America’s narrow escape last week from a major rail-worker strike brought home an important truth: people who make and ship real things – let’s call them material workers – now hold the whip hand over our supposedly ‘post-industrial’ economy. Firms trading non-tangibles – currency, bits and bots – may still hoard the most cash. But when it comes to eating, staying warm and, for many, making a living, the material economy is what matters most…
The biggest threat to the material economy is likely to be the green agenda. Even before Russia’s invasion of Ukraine and the global energy crisis, problems with often unreliable and expensive renewable energy were accelerating the deindustrialisation of the UK and much of the EU – including Germany, which had long been an industrial powerhouse. Energy rationing could be on the horizon in Europe this winter. Globally, energy-price inflation threatens to drive far more bankruptcies than the 2008 financial crisis. And food inflation, which in some countries has been driven by green agricultural policies, has led the percentage of people worldwide experiencing food insecurity to double since 2019.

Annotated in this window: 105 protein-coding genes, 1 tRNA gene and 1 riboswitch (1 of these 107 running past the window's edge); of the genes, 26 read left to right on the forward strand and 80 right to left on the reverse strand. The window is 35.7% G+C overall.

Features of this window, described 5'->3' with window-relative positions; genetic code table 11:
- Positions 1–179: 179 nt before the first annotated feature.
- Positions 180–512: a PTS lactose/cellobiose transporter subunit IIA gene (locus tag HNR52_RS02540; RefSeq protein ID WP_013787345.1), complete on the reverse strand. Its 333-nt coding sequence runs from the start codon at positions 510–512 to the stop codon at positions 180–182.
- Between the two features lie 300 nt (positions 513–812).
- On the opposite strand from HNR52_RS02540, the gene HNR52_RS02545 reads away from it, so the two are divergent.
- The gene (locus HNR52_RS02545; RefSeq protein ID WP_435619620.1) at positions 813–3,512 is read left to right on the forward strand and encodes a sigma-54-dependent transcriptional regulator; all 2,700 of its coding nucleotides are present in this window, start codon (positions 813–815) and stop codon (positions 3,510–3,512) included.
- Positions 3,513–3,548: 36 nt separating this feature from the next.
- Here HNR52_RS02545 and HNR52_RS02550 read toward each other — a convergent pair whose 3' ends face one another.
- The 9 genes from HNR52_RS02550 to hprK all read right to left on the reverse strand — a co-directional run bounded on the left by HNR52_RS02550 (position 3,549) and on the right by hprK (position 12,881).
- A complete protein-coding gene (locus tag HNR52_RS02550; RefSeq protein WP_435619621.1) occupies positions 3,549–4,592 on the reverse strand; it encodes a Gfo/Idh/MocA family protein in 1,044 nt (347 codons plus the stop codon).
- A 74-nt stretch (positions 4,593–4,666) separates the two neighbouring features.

Good material jobs cannot easily co-exist with Net Zero policies, which are aimed at wiping out fossil fuels in the near term. Trillions of dollars have been spent on global power generated by green energy over the past 20 years, but the percentage of fossil fuels has barely declined. The bulk of greenhouse-gas reductions in recent years has come from switching from coal to natural gas. Yet the negative consequences of trying to eliminate fossil fuels and nuclear power have been profound, both for companies and consumers. Thanks to Germany’s much vaunted ‘energy transition’, German consumers had to endure the highest electricity prices in the world, even before Russia’s invasion of Ukraine. In uber-green California, residents pay up to 80 per cent above the US national average for electricity.
The elites’ turn against the material economy has been going on for at least half a century. It surfaced prominently in the 1972 book, The Limits to Growth, which argued that natural resources were diminishing rapidly and so the world needed to transition to a less materially based economy with slower growth. This mentality has persisted and even grown, even though many green assertions dating back to that period – including warnings of mass starvation in much of the world – turned out to be exaggerated or plain wrong.
R&I .. TxPAT